Brooklyn has hipsters. Queens has Hip-to-Hip. This theater company, which specializes in family-friendly productions, performs Shakespeare classics for free in various public spaces throughout the borough each summer. This year, Hip-to-Hip will put on the Bard of Avon’sTwo Gentlemen of Verona, an early slapstick comedy about love, friendship, betrayal, forgiveness…and a dog, and Cymbeline, a late romance/fairy tale about a king, his only daughter, an evil stepmother, and a forbidden love. The professional actors will perform in repertory, and 30 minutes before each performance, they will host “Kids & The Classics,” an interactive workshop for children of all ages.
On August 11th, 1973, Kool DJ Herc and his sister Cindy organized a back-to-school party in the recreation room of a residential building at 1520 Sedgwick Avenue in the Bronx. The shindig is credited with launching the Hip Hop movement, although Queens played a huge role in the genre’s rise, thanks to Queensbridge native DJ Marley Marl, a veritable captain of the industry, and such mainstream talent as Run-DMC, LL Cool J and Salt-N-Pepa. On May 1st, Herc (above) and Marley Marl (after the jump) will spin records, talk shop, and bust rhymes at Queens Library’s central branch to kick off 31 Days of Non-Stop Hip Hop. During the entire month, the library will host free Hip Hop events at various branches throughout the borough. Here’s the schedule:
History of Hip Hop with Kool DJ Herc and DJ Marley Marl, Central Branch, 89-11 Merrick Boulevard, Jamaica. Teens only. Free ticket is required. May 1st, 4 pm.
Who’s the Best MC: the Voice of Harlem and DJ Ted Smooth, Queens Library for Teens, 2002 Cornaga Avenue, Far Rockaway. May 2nd, 4 pm.
Family Day Jam: Zulu Nation, Langston Hughes Branch, 100-01 Northern Boulevard, Corona. May 3rd, 2 pm.
This week in Hip Hop (a web-only event), #HipHopElements. May 4th.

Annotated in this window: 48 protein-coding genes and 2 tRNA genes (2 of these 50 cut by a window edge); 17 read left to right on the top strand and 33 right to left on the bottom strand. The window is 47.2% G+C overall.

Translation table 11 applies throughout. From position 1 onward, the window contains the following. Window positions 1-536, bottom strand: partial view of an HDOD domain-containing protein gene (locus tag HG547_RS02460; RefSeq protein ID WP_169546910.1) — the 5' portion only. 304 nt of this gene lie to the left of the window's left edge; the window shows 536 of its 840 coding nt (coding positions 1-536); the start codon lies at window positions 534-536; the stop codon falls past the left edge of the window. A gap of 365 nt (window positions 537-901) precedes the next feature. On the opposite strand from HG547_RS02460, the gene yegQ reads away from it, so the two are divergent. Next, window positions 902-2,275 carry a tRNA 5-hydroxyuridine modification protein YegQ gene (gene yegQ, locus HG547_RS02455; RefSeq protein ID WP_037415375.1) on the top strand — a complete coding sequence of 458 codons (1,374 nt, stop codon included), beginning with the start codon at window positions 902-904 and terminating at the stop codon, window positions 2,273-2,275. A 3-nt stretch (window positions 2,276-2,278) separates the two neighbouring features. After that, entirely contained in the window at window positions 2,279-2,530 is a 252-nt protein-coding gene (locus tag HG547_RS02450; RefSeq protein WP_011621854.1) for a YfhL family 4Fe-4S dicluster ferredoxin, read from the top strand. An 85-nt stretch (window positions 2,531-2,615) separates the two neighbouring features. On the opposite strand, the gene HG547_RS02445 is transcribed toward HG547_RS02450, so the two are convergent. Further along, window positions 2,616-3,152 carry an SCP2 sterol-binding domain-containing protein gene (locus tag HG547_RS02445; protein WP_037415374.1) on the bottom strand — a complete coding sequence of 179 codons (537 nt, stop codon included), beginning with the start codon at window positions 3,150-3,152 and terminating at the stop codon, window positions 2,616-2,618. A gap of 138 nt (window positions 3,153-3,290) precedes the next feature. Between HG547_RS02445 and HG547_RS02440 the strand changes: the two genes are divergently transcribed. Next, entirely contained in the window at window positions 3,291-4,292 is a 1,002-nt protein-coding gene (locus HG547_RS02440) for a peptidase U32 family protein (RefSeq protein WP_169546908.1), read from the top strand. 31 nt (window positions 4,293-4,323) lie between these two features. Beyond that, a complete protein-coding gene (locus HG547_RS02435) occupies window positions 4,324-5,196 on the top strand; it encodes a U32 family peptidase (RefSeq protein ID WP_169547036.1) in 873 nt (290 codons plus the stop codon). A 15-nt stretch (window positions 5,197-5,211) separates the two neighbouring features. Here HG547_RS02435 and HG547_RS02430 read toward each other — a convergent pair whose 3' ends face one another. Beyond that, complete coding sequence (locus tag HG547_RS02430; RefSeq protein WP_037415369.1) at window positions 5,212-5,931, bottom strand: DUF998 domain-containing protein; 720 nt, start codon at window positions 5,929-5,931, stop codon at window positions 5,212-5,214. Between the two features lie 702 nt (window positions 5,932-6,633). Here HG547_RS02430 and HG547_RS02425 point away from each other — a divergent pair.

Who’s the Best MC: Actor and Personality Marc John Jeffries & DJ G-Money, Langston Hughes Branch, 100-01 Northern Boulevard, Corona. May 5th, 4 pm.
Queens Memory Hip Hop in Your ‘Hood. Share memories, memorabilia and photos. St. Albans Branch, 191-05 Linden Boulevard. May 6th, 5 pm.
Teen Fashion Entrepreneurs: Keith Perrin (founder of FUBU), Queens Library for Teens, 2002 Cornaga Avenue, Far Rockaway. May 6th, 4 pm.
Teen Fashion Entrepreneurs: Keith Perrin (founder of FUBU), Queens Library for Teens, 2002 Cornaga Avenue, Far Rockaway. May 7th, 4 pm.
Create your own music experience, Central Branch, 89-11 Merrick Boulevard, Jamaica. May 8th, 4 pm.
Battle of the DJs: Media celeb Steph Lova & DJ G-Money, Queens Library for Teens, 2002 Cornaga Avenue, Far Rockaway. May 9th, 4 pm.
Hip Hop Book/Movie List – A Facebook event, #HipHopElements. May 10th.
Hip Hop College of Music & Arts: Queens Library for Teens, 2002 Cornaga Avenue, Far Rockaway. May 12th, 4 pm.
Hip Hop College of Music & Arts: Queens Library for Teens, 2002 Cornaga Avenue, Far Rockaway. May 13th, 4 pm.
Queens Memory Hip Hop in Your ‘Hood. Share memories, memorabilia and photos. St. Albans Branch, 191-05 Linden Boulevard. May 13th, 5 pm.
Hip Hop Book Review, Central Branch, 89-11 Merrick Boulevard, Jamaica. May 14th, 4 pm.
Poetry Live: Central Branch, 89-11 Merrick Boulevard, Jamaica. May 15th, 4 pm.